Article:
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Adventure Lit Their Star by Kenneth Allsop
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Adventure Lit Their Star

by Kenneth Allsop

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5482 (1) allsop (1) birds (2) fiction (1) nature (2) non-fiction (1) novel (1) orange (1) ornithology (1) penguin (1) plover (1) ringed plover (1) room 2 (1) unread (1) wildlife (1)

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Anyone expecting a serene, poetic walk (or cruising flight) through nature from Adventure Lit Their Star is likely to be disappointed, for even though the writing is rich and often lyrical, the book is rooted in the 'red in tooth and claw' perspective on nature advanced by the likes of Jack London's The Call of the Wild. Kenneth Allsop's book is nowhere near the level of London's classic (nor, with its unassuming anorakishness, does it even assume to be) but Allsop's depictions of wildlife, showing the animals' natural instincts without resorting to anthropomorphism, and showing the death and brutality without being gory or sentimental, did remind me of London's compassion and style (at least in this respect). Most birds are bastards, in truth, and a lot of these cute or cuddly birds actually have some rather disturbing Darwinian behaviours. The fragility of life – the smashing of eggs, the hunting of small birds by larger birds, the anguish of mother hens whose carefully-nurtured nests are raided or disrupted – is hard to read about.

These moments of tragedy are the best in the book (if one can use such a word as 'best' here) and when you ally these moments with Allsop's evident writing skill you would think there should be no cause for complaint in reading Adventure Lit Their Star. But the fatal flaw in the book is this: speaking without hyperbole or malice, it is often just a series of bird-watching reports. To be sure, the little ringed plovers we follow do have character (particularly the scarred hen) and there are interesting interludes with human characters, but these often seem like intermissions between literal accounts of birdwatching (in his Introduction to the 1972 edition of the book, Allsop even refers to a heaving collection of nature sketches he drew from). This in itself wouldn't be a problem if not for the fact that nature writing is, by its very nature (no pun intended), very detailed, describing all intricate features and colours and movements and so on. It kills story momentum and it is hard to share Allsop's anorakish excitement for birdwatching unless you already had it. I have nothing against the hobby and I don't think it's silly, but it's hard to understand the fervour among its adherents when you're on the outside. "Now hold your hat on… That isn't the half of it," one birdwatcher exclaims to another on page 76, when discussing evidence of nesting by the little ringed plovers. To non-birdwatchers reading the story, there's no thrill in that moment: such enthusiasm needs to be earned.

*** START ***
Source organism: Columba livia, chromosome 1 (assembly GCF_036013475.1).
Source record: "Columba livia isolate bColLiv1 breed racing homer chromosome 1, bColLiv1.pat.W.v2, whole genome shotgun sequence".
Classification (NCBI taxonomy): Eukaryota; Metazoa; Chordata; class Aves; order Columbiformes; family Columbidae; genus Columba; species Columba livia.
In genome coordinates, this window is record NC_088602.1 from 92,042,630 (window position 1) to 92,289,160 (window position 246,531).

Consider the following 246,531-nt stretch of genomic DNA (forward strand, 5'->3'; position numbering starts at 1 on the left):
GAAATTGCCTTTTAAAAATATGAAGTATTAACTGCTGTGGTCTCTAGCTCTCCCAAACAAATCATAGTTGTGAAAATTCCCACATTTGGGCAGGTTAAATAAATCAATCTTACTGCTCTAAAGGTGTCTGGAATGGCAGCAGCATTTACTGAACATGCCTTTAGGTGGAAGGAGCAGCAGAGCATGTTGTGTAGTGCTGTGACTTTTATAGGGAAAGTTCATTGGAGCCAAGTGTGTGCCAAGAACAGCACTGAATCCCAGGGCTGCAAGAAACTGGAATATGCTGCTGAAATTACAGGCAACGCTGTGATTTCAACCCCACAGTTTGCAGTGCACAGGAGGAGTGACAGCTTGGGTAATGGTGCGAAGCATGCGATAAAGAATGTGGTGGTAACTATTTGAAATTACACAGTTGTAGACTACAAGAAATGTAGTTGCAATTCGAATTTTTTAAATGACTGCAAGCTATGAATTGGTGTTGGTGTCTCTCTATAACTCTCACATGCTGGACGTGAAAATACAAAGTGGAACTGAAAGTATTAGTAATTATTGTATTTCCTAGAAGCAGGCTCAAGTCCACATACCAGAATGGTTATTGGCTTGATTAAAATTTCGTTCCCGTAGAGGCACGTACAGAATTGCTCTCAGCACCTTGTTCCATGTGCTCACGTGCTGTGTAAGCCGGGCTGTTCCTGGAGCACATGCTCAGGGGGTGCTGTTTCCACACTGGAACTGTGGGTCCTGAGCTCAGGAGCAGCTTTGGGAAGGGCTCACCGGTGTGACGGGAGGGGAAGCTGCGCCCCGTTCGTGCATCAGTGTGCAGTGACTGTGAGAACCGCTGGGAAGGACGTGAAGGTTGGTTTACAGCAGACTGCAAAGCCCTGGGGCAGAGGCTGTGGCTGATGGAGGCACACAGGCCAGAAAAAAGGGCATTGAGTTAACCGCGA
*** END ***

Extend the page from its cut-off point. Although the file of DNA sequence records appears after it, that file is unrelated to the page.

As a non-birdwatching reader you do still care about the birds, though this is more because of the violence done to them throughout and the fragility of their nests (a wider message or moral to the story comes to the fore with the introduction of the egg-thief at the end) than any sharing in Allsop's passion. This is not necessarily a mark against Allsop – he seems to recognize the limited appeal of his hobby ("they had founded the school Ornithological and Entomological Society," he writes on page 76, "and kept the membership at a steady two until the term they left, when it died on their departing heels") – but it does mean the potential of the story is limited for a wider readership. The book is almost entirely absent plot, even if there are nice little self-contained stories that emerge from the mass from time to time. It is these stories and moments which will sustain ordinary readers like myself through the book, culminating in a rewarding and bittersweet ending, and it is nice to know that avid birdwatchers have in Allsop's slight, unassuming tome a worthy champion. ( )
  MikeFutcher | Aug 23, 2017 |
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